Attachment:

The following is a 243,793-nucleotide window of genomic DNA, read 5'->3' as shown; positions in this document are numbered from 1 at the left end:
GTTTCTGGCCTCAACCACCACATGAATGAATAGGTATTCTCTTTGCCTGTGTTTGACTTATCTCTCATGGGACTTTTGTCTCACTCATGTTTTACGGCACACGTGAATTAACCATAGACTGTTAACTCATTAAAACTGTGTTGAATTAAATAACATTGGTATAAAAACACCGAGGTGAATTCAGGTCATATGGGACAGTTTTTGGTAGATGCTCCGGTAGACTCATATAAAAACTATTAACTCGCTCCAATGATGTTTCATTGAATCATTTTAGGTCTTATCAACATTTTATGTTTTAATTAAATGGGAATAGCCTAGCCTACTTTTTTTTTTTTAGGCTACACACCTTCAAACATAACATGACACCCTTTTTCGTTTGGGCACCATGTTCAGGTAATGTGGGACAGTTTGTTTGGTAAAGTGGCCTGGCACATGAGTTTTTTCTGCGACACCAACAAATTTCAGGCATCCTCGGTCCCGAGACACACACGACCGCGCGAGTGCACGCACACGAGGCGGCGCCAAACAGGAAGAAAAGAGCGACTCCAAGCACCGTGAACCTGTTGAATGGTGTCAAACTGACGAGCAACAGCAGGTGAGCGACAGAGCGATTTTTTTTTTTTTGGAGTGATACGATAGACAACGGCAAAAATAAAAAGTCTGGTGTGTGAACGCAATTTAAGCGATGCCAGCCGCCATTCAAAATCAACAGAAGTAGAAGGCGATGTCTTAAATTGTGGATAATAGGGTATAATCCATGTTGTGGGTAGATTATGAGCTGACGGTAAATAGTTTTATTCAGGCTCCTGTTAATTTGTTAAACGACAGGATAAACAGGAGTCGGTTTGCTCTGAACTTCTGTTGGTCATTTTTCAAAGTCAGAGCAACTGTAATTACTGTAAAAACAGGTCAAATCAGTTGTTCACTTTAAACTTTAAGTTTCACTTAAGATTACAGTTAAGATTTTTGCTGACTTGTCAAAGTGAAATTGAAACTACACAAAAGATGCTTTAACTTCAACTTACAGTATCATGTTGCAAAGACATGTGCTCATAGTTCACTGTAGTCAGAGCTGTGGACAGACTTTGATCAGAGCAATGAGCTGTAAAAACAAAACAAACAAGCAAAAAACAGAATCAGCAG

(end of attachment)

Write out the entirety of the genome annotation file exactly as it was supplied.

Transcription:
The following is a 243,793-nucleotide window of genomic DNA, read 5'->3' as shown; positions in this document are numbered from 1 at the left end:
GTTTCTGGCCTCAACCACCACATGAATGAATAGGTATTCTCTTTGCCTGTGTTTGACTTATCTCTCATGGGACTTTTGTCTCACTCATGTTTTACGGCACACGTGAATTAACCATAGACTGTTAACTCATTAAAACTGTGTTGAATTAAATAACATTGGTATAAAAACACCGAGGTGAATTCAGGTCATATGGGACAGTTTTTGGTAGATGCTCCGGTAGACTCATATAAAAACTATTAACTCGCTCCAATGATGTTTCATTGAATCATTTTAGGTCTTATCAACATTTTATGTTTTAATTAAATGGGAATAGCCTAGCCTACTTTTTTTTTTTTAGGCTACACACCTTCAAACATAACATGACACCCTTTTTCGTTTGGGCACCATGTTCAGGTAATGTGGGACAGTTTGTTTGGTAAAGTGGCCTGGCACATGAGTTTTTTCTGCGACACCAACAAATTTCAGGCATCCTCGGTCCCGAGACACACACGACCGCGCGAGTGCACGCACACGAGGCGGCGCCAAACAGGAAGAAAAGAGCGACTCCAAGCACCGTGAACCTGTTGAATGGTGTCAAACTGACGAGCAACAGCAGGTGAGCGACAGAGCGATTTTTTTTTTTTTGGAGTGATACGATAGACAACGGCAAAAATAAAAAGTCTGGTGTGTGAACGCAATTTAAGCGATGCCAGCCGCCATTCAAAATCAACAGAAGTAGAAGGCGATGTCTTAAATTGTGGATAATAGGGTATAATCCATGTTGTGGGTAGATTATGAGCTGACGGTAAATAGTTTTATTCAGGCTCCTGTTAATTTGTTAAACGACAGGATAAACAGGAGTCGGTTTGCTCTGAACTTCTGTTGGTCATTTTTCAAAGTCAGAGCAACTGTAATTACTGTAAAAACAGGTCAAATCAGTTGTTCACTTTAAACTTTAAGTTTCACTTAAGATTACAGTTAAGATTTTTGCTGACTTGTCAAAGTGAAATTGAAACTACACAAAAGATGCTTTAACTTCAACTTACAGTATCATGTTGCAAAGACATGTGCTCATAGTTCACTGTAGTCAGAGCTGTGGACAGACTTTGATCAGAGCAATGAGCTGTAAAAACAAAACAAACAAGCAAAAAACAGAATCAGCAG